If you’re still working your day job, do you have the extra time in the day to start a business? No one person can do it all and it is not reasonable to think that you could. If you have a full-time job, children, and a home to take care of along with still maintaining some sort of social life, it probably isn’t reasonable to believe that you would have time to put your all into a business. Of course, it’s not impossible but you will need to manage your time extremely well.
5. Are you able to invest your money into your business today without a return on your investment for a while (if ever)?
This is a big one. Most people don’t have a lot of extra cash lying around. Is the money you’re spending on your new business, money you could afford to lose or not see for months? You have to spend money to make money but don’t put your finances in jeopardy to open your business. Make sure you have a plan in place in case you don’t have sales right away.
6. Are you computer literate or willing to learn? Do you know how to use technology, i.e. camera equipment, photo editing software, etc.?
If you don’t know how to use a digital camera, upload a photo, or navigate a web browser and website, that really is the first place you need to start before even contemplating selling. There are plenty of classes in person and online that can teach you the basics. Youtube.com would be a very good place to start. Hopefully if you navigated yourself to this article though, you know the basics. If some learning is in order, get familiar with the basics and then practice, practice, and more practice.
7. Are you organized and can keep good records?
Keeping yourself organized will be key. Most people know creatives to be a little scatter brained and a bit on the messy side but staying organized will be essential in keeping your business afloat. To calculate how much you need to charge for items, you need to know your cost of goods to make them. You also need to allot a portion of the cost for your time involved. You don’t want to work for free. These are things that need to be tracked. In addition, this is a business and there will be record keeping for tax purposes, both sales tax (if applicable) and income tax. Of course, you don’t have to do this all on your own. There are a lot of websites, programs, and apps that can help you keep good records. Keeping good inventory numbers and knowing how much you are spending and making on your business is absolutely necessary.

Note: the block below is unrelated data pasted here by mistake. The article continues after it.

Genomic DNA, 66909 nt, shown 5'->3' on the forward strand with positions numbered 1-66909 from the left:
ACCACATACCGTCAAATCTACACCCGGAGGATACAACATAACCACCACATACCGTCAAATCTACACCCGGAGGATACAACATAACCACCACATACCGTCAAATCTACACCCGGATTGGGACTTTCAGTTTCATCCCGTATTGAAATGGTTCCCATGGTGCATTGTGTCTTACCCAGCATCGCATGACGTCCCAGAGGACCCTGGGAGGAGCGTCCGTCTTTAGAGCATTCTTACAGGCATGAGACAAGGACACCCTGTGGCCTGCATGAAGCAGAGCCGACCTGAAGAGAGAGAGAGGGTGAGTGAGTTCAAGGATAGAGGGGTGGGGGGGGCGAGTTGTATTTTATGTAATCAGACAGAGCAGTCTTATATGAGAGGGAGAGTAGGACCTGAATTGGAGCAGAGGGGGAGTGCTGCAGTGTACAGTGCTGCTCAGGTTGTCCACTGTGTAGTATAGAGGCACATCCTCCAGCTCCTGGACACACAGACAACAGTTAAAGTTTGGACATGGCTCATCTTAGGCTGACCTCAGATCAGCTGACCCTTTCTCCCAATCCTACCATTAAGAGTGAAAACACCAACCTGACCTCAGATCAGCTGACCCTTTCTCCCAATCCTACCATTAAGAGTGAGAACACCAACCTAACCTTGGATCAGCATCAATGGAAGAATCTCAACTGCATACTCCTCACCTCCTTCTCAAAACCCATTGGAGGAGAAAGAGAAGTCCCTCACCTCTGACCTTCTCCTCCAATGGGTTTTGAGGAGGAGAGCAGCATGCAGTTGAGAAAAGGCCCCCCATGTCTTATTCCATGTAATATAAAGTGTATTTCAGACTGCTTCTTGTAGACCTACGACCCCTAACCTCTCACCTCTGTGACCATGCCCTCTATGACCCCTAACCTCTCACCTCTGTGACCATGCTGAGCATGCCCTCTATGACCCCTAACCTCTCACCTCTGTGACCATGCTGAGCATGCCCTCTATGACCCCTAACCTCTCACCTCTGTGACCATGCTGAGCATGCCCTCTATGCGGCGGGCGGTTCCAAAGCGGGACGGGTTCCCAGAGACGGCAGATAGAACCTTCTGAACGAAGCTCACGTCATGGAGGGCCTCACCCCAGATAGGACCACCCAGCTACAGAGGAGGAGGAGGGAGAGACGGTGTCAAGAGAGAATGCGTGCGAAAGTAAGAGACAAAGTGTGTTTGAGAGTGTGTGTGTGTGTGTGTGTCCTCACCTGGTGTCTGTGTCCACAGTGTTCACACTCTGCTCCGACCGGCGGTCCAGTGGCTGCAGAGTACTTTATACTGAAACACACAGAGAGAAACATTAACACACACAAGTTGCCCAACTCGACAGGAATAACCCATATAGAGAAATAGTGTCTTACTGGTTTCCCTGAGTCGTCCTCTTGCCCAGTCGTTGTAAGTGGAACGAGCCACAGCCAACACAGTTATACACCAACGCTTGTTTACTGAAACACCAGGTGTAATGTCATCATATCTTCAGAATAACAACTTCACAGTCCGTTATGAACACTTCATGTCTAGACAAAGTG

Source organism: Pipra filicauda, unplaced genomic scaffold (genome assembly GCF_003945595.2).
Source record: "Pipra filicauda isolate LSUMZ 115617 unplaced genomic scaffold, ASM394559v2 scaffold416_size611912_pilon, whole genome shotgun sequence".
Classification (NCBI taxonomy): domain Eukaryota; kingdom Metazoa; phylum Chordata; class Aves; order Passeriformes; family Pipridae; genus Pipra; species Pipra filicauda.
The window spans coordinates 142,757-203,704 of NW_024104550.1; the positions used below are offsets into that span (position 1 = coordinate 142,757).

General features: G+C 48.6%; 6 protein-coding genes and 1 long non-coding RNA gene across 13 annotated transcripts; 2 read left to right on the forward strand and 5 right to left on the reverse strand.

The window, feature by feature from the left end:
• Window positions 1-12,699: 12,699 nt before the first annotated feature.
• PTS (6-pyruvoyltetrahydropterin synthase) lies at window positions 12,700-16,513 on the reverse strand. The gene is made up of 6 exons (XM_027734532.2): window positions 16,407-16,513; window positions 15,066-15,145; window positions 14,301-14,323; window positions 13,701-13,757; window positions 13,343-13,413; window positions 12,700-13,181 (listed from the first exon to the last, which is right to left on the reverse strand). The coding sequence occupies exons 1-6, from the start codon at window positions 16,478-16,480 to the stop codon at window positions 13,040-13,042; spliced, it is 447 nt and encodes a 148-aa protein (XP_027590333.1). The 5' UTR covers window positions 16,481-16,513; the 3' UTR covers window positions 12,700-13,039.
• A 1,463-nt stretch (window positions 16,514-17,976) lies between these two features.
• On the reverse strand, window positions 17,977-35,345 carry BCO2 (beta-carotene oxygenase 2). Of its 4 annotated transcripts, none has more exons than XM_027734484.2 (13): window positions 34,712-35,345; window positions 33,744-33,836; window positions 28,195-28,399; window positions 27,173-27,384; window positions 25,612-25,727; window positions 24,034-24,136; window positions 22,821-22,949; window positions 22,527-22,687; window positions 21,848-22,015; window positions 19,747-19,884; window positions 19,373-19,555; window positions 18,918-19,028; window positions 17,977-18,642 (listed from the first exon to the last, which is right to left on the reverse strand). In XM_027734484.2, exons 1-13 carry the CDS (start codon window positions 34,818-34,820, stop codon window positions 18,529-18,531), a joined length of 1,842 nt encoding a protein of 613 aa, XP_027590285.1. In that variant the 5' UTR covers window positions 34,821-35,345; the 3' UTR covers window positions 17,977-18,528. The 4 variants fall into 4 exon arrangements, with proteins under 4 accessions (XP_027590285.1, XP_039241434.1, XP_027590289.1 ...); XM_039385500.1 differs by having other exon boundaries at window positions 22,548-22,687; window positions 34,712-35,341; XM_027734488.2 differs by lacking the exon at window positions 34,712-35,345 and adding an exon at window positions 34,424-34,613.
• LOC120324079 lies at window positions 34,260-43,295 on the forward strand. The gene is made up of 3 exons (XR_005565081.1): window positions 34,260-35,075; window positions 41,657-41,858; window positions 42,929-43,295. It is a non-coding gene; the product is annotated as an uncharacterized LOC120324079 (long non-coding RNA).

8. Do you have good communication skills and can put your customers first?
While I don’t necessarily prescribe to the “customer is always right” mantra, no matter what, it is still necessarily to treat your customers with politeness and respect. Because of the nature of online communication and not seeing facial expressions or tone of voice, it is doubly important to be aware of your words and how they may be received. Even if your customer is completely irate with you, can you keep a level head and do your best not fly off the handle? Can you keep it professional without letting your emotions cloud your communication?
9. Are you committed to your online business? Are you willing to work long days, holidays, or weekends?
If you have the entrepreneurial bug and if you’re anything like me, you will eat, drink, and breathe your business. It is always on my mind which is sometimes a curse and sometimes the thing that keeps me going. I think it is pretty normal for those people that are fully invested in their ventures. Most entrepreneurs know that working long days or over holidays is just par for the course. Happily, being your own boss does have its perks but there are no doubt sacrifices made and you must be willing to make those sacrifices, especially when it comes to your time.
10. Are those around you supportive of your new online business?
Do your family and friends support you starting an online business? If you don’t have a support system, your business might be doomed before it even begins. A lot of businesses fail because of a non-supportive spouse. Maybe they’re holding the purse strings and you’re not able to buy supplies to support your endeavors or they try to sabotage your efforts at every turn. Do you have a tough backbone to see it through and show them you can succeed with or without their support or is not having their support a deal breaker?
There is never a “perfect” time to start a business but there is definitely something to be said for going into the process knowing your strengths and weaknesses. I definitely wish I could go back to my new business owner self and do things a bit differently. I hope that these questions helped you discover whether starting an online business now is right for you. I have created a coordinating worksheet which you can access below.